Pneumococcal Disease 
Addressing Common Questions about Pneumococcal Vaccination for Adults

There are two vaccines that protect against pneumococcal disease,
which is caused by infection with a common bacterium called
Streptococcus pneumoniae.
PCV13 (pneumococcal conjugate vaccine) - protects against 13 of the approximately 90 types of pneumococcal bacteria that can cause the most serious types of pneumococcal disease, including pneumonia, meningitis, and bacteremia.
PPSV23 (pneumococcal polysaccharide vaccine) - Protects against 23 types of pneumococcal bacteria. This vaccine helps prevent invasive infections like meningitis and bacteremia.
Why vaccinate adults against pneumococcal disease?
  • Pneumococcal disease is a very serious infection that causes pneumonia, meningitis, and bloodstream infection (sepsis).
  • About one million US adults get pneumococcal pneumonia every year and 5 to 7 percent will die from it. Fewer will get pneumococcal meningitis or sepsis, but the mortality rate in this group is higher (10 percent or more).
  • In the US, pneumococcal pneumonia, meningitis, and bloodstream infections kill tens of thousands each year, including 18,000 adults age 65 years and older.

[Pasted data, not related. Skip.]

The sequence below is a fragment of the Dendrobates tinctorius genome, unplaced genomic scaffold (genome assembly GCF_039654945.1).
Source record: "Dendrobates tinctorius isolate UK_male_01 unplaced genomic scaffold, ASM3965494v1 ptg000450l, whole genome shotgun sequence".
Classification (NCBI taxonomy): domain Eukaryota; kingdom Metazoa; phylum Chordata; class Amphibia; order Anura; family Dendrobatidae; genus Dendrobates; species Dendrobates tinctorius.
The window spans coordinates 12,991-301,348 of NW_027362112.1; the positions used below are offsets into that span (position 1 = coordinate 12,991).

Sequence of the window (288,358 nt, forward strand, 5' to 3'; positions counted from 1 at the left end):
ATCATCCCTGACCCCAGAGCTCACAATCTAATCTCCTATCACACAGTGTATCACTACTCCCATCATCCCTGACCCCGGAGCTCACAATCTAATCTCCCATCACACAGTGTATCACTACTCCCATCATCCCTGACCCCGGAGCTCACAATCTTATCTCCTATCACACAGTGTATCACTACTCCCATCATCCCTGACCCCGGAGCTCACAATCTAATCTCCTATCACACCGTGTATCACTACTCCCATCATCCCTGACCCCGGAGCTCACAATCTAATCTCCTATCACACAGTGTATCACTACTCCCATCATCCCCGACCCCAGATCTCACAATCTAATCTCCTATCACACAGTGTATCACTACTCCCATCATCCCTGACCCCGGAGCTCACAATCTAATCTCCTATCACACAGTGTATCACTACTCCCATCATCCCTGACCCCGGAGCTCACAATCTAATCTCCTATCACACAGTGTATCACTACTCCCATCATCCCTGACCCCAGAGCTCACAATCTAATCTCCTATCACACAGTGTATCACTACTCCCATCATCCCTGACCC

• Pneumococcal disease can cause serious illness and lifelong complications. Pneumococcal meningitis can cause hearing loss, seizures, blindness, and paralysis. Serious heart problems are common among patients hospitalized with pneumococcal pneumonia.
  • In its worst forms, pneumococcal disease kills one in every four to five people over the age of 65 who gets it.

Pneumococcal Disease Myths and Facts for Consumers

Pneumococcal disease is not common or serious.
Pneumococcal disease is a very serious illness, with resulting infections being the most common cause of invasive bacterial infection in American children. Invasive pneumococcal disease kills thousands of people in the United States each year, most of them 65 years of age or older.

Everybody who is carrier of the bacteria causing pneumococcal disease will get sick from it.
It is common for people, especially children, to carry the bacteria in their throats without being ill from it.

If you're over 65 years of age, you need to get a pneumococcal vaccine every year.
A single dose of pneumococcal vaccine is recommended for most persons 65 years or older.

People over 65 are the only people particularly susceptible to pneumococcal disease.
Anyone can get pneumococcal disease. In addition to persons 65 and older, high-risk groups include individuals with weak immune systems, sickle cell disease, as well as Alaskan Natives, certain American Indian populations and residents of chronic or long-term care facilities. Further, children under 2 years of age who live in group care settings and those with certain illnesses are at higher risk than other children.

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June 14th-16th, 2017
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